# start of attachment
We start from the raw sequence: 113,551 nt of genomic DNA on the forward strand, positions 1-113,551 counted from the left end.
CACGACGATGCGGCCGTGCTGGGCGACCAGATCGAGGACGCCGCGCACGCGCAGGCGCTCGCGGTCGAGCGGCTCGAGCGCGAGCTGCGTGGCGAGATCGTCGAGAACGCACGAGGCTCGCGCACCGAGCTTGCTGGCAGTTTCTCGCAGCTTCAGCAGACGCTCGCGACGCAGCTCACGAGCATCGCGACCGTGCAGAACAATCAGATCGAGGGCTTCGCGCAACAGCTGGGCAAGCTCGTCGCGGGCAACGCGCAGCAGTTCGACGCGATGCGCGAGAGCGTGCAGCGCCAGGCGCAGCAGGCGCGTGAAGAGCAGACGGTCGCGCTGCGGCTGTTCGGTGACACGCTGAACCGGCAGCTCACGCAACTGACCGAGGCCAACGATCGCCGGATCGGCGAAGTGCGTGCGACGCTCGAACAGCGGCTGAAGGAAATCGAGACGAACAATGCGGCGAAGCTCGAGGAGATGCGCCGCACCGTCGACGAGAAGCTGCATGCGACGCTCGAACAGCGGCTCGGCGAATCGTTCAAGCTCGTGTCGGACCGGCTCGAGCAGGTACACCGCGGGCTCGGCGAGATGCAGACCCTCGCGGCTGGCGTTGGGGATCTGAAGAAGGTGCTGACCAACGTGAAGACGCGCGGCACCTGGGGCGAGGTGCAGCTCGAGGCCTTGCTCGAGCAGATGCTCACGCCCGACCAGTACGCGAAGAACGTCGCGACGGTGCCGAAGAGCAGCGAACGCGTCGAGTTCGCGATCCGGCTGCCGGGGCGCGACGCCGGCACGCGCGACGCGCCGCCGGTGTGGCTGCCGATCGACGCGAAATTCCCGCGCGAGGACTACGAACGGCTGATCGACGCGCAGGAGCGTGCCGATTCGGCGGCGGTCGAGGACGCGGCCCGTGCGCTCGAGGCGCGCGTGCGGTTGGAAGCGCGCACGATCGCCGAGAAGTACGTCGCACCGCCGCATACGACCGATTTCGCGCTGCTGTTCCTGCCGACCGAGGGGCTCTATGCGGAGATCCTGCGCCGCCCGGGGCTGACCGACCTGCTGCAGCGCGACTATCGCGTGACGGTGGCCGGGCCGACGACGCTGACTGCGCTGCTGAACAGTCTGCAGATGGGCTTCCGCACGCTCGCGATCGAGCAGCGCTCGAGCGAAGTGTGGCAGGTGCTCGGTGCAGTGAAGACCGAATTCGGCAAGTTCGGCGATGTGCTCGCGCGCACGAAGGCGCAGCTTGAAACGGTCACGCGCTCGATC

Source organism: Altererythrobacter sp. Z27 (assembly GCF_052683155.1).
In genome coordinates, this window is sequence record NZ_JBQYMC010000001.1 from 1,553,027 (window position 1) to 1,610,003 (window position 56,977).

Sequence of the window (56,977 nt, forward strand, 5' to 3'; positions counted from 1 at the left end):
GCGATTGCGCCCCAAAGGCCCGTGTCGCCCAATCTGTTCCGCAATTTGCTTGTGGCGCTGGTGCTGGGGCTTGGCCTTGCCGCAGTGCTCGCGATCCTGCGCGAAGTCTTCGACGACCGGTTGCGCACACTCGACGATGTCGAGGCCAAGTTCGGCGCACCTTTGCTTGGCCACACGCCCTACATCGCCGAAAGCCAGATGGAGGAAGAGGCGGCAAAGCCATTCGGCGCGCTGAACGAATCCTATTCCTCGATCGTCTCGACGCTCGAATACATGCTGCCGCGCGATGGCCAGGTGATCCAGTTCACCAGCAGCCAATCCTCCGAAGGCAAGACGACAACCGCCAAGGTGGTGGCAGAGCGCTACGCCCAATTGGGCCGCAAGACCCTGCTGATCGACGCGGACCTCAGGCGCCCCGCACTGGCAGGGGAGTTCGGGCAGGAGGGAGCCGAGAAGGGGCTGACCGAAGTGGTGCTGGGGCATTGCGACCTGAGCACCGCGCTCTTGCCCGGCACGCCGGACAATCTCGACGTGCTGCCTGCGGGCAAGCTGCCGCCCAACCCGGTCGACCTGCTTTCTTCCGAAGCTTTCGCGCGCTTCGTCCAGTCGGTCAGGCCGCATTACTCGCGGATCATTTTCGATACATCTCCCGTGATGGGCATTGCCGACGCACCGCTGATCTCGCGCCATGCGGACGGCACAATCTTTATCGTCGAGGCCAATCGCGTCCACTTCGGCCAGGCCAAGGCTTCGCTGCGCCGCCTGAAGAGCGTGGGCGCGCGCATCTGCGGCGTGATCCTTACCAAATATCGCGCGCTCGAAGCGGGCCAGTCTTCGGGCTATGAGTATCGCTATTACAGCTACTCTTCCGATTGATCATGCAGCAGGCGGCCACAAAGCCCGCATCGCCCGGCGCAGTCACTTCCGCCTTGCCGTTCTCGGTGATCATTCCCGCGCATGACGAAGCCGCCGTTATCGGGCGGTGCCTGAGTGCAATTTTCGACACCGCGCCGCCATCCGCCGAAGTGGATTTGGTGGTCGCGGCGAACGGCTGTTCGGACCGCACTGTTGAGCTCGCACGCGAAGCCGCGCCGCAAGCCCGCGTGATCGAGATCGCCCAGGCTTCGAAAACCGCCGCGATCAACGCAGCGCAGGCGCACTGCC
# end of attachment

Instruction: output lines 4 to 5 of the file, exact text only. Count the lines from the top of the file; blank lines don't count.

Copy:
In genome coordinates, this window is sequence record NZ_JBQYMC010000001.1 from 1,553,027 (window position 1) to 1,610,003 (window position 56,977).

Sequence of the window (56,977 nt, forward strand, 5' to 3'; positions counted from 1 at the left end):